That's a tough one... without re-reading the book, I have some suggestions. Early on (like 2 or 3 pages in), Jane talks about a book she is reading. It is Thomas Bewick's "History of British...

Latest answer posted November 10, 2009 7:57 am UTC

1 educator answer

Jane Eyre

My glazed eye wandered over the dim and misty landscape...and now, only a few fields, almost as wild and unproductive as the heath from which they were scarcely reclaimed, lay between me and the...

Latest answer posted January 10, 2010 5:28 am UTC

1 educator answer

Jane Eyre

There are many words one could use to describe Jane Eyre in the first chapter. Of the list provided, I would select "timid" or "intelligent." We know that Jane is timid and shy because of her...

Latest answer posted February 12, 2020 6:54 pm UTC

1 educator answer

Jane Eyre

When writing a book review about any book, there are a lot of choices. Since this is not a new book, but a book that is a classic and has been well-read and well-loved, you have two choices:...

Latest answer posted October 25, 2011 2:39 am UTC

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Jane Eyre

Throughout her life, Jane has been instructed in duty: at Lowood School, at Thornfield, and now while she lives with the Rivers family who have rescued her from starvation, a family who turns out...

Latest answer posted October 21, 2012 10:59 pm UTC

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Jane Eyre

Jane Eyre may be a straight-laced governess set in another century, but she is easy to empathize with. She had a difficult childhood and yet overcame that to became a moral and intelligent person....

Latest answer posted May 21, 2010 11:37 am UTC

1 educator answer

Jane Eyre

An example of a significant name in Jane Eyre is Jane’s name, which was carefully chosen to demonstrate her character. Jane Eyre’s name has significance both in terms of her first name and her last...

Latest answer posted May 28, 2013 5:28 pm UTC

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Jane Eyre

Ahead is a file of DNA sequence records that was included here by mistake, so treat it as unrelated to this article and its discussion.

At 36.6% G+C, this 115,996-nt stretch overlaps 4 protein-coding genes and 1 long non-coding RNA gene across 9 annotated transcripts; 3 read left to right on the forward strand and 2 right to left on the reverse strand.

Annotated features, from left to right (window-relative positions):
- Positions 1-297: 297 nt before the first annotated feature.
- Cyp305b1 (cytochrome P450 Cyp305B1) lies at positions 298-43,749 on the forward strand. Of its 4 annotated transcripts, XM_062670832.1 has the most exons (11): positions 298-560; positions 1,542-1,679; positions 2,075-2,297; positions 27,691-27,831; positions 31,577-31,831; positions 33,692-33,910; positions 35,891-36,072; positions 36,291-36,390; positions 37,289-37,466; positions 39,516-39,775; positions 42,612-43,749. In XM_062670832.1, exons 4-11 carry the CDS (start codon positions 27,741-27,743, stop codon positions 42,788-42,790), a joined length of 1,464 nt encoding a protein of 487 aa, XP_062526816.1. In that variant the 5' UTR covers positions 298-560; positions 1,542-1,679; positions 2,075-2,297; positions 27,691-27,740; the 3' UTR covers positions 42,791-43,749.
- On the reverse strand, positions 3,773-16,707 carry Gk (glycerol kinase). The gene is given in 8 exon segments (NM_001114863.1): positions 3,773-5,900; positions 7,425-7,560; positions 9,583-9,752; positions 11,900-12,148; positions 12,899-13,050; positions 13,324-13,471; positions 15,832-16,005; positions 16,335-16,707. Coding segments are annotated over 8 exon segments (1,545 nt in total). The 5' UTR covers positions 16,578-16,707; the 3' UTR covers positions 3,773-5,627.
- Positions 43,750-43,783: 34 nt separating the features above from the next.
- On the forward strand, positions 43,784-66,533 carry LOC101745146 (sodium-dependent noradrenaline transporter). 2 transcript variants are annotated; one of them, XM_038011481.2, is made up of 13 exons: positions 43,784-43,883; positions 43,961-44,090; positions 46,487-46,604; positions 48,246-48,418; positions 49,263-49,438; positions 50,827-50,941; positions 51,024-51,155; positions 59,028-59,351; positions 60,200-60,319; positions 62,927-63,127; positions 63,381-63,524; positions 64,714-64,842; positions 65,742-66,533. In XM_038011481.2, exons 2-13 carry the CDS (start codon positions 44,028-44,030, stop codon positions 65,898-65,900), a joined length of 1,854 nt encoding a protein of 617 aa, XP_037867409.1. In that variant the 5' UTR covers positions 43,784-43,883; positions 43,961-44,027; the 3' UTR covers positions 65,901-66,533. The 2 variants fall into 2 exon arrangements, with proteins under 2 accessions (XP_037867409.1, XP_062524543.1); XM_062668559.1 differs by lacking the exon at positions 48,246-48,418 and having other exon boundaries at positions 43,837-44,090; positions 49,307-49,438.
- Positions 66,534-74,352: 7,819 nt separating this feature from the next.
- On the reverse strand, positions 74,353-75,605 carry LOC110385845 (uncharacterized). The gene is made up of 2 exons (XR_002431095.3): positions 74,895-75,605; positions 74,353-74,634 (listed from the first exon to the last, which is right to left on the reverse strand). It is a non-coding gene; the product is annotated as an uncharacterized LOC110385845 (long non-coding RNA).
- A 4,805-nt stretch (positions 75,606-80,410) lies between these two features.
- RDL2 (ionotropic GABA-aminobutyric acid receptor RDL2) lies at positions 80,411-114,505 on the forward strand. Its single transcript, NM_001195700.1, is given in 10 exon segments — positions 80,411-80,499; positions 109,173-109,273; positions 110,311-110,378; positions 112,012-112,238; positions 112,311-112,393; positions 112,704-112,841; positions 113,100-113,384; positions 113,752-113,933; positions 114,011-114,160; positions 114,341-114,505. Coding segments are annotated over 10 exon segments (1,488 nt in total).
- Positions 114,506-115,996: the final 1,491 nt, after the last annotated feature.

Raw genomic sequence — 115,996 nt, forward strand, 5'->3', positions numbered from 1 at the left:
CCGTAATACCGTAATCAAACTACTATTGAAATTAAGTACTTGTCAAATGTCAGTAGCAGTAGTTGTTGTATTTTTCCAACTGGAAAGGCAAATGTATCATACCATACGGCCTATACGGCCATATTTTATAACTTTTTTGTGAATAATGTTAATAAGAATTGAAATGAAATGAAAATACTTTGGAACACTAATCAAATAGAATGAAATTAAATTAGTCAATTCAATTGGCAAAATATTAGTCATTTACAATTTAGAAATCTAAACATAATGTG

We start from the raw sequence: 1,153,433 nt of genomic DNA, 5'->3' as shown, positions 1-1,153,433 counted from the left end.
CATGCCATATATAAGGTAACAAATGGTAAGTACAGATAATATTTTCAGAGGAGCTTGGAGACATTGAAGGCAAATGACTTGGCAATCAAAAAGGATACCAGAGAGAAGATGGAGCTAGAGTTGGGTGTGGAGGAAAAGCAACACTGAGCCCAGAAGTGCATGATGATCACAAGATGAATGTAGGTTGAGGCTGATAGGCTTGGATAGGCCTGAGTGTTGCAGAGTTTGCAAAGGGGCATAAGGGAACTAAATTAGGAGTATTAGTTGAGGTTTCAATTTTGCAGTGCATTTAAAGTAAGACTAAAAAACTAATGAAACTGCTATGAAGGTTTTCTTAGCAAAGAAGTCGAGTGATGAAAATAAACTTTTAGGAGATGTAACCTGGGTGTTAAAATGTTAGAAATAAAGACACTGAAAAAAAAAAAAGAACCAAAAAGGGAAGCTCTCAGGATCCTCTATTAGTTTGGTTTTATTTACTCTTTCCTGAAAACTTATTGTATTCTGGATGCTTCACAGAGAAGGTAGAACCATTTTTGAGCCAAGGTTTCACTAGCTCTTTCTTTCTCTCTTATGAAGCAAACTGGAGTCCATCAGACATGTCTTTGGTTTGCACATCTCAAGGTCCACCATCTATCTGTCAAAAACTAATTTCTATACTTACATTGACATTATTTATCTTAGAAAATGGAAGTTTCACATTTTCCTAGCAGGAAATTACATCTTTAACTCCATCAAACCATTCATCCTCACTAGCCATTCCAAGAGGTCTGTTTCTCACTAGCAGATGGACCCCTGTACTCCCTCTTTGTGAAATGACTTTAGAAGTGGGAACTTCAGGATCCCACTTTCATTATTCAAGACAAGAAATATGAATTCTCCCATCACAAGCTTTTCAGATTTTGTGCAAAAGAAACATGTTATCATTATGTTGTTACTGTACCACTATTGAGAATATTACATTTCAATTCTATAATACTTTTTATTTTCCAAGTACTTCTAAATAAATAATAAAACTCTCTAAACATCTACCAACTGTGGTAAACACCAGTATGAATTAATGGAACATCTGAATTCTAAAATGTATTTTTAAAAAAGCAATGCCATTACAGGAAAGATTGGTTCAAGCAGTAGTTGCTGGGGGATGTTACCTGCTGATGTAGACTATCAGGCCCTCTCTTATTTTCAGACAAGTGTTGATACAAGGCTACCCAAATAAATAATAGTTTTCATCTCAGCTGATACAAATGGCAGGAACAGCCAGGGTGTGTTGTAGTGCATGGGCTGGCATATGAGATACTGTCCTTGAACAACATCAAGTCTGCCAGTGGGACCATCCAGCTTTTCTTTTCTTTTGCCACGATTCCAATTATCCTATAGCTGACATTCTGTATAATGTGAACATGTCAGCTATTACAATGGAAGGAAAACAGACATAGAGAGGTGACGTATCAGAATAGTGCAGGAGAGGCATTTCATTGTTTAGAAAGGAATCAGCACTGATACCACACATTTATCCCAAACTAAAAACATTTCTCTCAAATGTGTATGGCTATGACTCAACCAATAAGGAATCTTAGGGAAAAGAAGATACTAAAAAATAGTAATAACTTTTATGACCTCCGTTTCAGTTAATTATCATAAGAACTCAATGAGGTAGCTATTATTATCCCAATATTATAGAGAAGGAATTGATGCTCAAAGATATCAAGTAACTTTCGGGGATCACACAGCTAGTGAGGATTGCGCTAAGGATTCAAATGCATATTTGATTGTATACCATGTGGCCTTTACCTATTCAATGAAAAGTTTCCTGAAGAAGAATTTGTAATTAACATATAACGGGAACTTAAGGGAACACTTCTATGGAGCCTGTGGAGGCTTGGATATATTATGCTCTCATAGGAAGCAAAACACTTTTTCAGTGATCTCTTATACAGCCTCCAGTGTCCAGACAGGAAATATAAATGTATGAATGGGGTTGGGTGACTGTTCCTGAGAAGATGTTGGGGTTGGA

Jane Eyre by Charlotte Brontë is fairly typical of bigamy novels in using the death of the least sympathetic of the wives as a way of resolving the bigamy plot and providing a conventional happy...

Latest answer posted December 7, 2012 12:07 pm UTC

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Jane Eyre

You'll find all the major characters in this great novel summarized and discussed in the "characters" section of the enote on it: http://www.enotes.com/eyre/27968 Greg

Latest answer posted February 16, 2007 9:47 am UTC

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Jane Eyre

Jane Eyre is still limited by her gender because many scenes depict her as the physically weak and frail female who needs to be helped, controlled, or rescued by a man. In her interaction with...

Latest answer posted June 23, 2007 4:21 am UTC

2 educator answers

Jane Eyre

A psychoanalytical report on Jane Eyre when she was a child would no doubt have to focus on the way that she demonstrates considerable rage and strength when she is in her frenzy. Note the way in...

Latest answer posted October 17, 2013 7:11 pm UTC

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Jane Eyre

When Mrs Fairfax shows Jane up to the third story of Thornfield Hall, Jane observes that many pieces of furniture are of older fashions, as if they had been removed to the third story once they...

Latest answer posted July 18, 2018 9:49 am UTC

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Jane Eyre